A second energy crisis: the Iranian Revolution and its aftermath
A year or two of relative energy price and supply stability ended in 1978 and 1979 with the outbreak of the Iranian Revolution. A decade of wild fluctuation in price and supply followed, punctuated by political crises of varying intensity and longevity, mostly centered around the volatile Persian Gulf. Buyer's panic first forced prices upward to $40 per barrel, weakening the economies of energy importing states sufficiently to induce a significant reduction in the demand for oil and a concomitant increase in the employment of substitutes for oil. Despite Iraq's attack on Iran in 1980, an oil surplus had accumulated by 1981. The availability of non-OPEC oil and reduced oil and energy consumption in the leading oil importing nations added to the surplus and depressed oil prices in 1982-83. Thereafter, powerful deflationary pressures dominated. Oil prices plunged as low as $8-$9 in mid-1986, rose to the $20 range in 1987, but slipped below $14 in fall 1988. By late 1989 OPEC had fashioned a new production agreement that stabilized prices just under $20.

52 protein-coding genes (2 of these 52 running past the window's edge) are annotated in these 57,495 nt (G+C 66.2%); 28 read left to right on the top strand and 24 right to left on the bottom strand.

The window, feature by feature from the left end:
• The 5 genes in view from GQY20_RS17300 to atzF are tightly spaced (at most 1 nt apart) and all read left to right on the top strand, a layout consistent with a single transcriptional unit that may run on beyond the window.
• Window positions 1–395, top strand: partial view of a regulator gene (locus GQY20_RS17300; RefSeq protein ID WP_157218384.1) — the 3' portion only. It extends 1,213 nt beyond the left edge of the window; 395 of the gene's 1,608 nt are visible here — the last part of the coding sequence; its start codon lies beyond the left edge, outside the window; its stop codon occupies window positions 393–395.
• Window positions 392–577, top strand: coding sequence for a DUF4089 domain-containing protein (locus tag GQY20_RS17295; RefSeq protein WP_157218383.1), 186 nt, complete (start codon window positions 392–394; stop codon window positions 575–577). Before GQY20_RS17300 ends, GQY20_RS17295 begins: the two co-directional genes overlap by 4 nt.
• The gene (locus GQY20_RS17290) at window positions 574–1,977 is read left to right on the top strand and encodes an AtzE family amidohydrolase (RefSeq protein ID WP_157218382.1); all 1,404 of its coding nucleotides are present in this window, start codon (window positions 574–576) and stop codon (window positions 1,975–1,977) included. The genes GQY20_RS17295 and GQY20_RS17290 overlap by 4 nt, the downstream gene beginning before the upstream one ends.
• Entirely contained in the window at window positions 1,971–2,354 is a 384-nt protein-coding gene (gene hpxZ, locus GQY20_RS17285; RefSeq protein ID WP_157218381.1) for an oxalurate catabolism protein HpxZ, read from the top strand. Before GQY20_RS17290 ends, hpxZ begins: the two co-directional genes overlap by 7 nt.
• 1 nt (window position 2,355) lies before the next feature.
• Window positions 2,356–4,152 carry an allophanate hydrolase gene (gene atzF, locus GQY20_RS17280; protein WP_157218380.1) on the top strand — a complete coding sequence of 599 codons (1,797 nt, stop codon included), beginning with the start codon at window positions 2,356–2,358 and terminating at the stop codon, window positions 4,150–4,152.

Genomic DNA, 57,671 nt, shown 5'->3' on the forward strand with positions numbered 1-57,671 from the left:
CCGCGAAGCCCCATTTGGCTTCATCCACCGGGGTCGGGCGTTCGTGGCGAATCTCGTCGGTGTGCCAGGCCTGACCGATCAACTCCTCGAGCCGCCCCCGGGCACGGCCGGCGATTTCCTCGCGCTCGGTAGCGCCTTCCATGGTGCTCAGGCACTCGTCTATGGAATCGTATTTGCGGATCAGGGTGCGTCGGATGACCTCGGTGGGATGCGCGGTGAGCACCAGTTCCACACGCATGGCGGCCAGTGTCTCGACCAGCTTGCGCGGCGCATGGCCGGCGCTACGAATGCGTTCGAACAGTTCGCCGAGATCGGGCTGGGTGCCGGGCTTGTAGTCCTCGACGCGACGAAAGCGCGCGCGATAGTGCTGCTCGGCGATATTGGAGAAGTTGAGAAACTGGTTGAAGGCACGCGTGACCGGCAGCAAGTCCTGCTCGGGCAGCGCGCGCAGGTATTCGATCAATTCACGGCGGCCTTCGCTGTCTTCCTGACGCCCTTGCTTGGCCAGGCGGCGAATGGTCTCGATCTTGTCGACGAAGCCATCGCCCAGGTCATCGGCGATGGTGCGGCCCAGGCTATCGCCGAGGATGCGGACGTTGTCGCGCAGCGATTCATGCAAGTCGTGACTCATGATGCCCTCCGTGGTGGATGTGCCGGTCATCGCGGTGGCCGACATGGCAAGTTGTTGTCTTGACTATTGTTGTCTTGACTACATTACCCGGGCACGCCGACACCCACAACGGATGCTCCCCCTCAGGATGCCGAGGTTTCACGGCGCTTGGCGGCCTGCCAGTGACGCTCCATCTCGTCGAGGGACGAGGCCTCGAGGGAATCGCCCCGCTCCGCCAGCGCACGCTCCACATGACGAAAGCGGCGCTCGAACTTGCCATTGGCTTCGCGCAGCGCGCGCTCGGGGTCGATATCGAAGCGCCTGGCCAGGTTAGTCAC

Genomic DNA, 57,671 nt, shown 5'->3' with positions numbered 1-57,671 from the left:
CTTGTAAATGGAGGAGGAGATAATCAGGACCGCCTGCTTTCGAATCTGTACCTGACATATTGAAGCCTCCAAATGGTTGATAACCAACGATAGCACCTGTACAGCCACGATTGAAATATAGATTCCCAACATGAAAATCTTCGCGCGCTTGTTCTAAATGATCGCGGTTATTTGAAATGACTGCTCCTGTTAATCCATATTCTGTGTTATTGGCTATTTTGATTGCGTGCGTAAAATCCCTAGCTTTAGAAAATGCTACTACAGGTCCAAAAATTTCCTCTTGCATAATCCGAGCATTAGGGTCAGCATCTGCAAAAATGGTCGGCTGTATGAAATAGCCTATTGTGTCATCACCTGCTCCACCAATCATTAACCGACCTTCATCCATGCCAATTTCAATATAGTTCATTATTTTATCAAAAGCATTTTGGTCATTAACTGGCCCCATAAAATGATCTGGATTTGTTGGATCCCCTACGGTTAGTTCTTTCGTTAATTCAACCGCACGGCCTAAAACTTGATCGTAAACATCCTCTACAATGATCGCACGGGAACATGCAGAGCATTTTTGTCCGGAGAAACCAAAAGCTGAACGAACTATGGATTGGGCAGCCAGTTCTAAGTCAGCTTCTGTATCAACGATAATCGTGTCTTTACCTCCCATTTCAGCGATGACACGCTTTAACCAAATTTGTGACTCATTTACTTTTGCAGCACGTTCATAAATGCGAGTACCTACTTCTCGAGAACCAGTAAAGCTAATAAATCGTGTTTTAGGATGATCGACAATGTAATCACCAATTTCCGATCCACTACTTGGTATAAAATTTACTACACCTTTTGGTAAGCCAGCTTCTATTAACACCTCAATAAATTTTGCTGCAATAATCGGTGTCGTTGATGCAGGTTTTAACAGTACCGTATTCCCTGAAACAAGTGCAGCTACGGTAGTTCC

Sudden, sharp price gyrations created new groupings of winners and losers and forced new quandaries to the fore. OPEC grappled with the thorny problem of production quotas. Price deflation blunted the incentive to explore and develop high cost oil or to hurry along the commercialization of synthetic fuels. Oil at $20 and abundant supply deadened the impulse to conserve. The remarkable revenue windfalls enjoyed by the exporting states from 1973 through 1981 afforded no final cure for underdevelopment and little protection against subsequently shrinking revenues. Neither did greatly reduced energy import bills smooth the path to development for the importing LDCs. Lower energy costs after 1982 permitted renewed economic growth within OECD but did not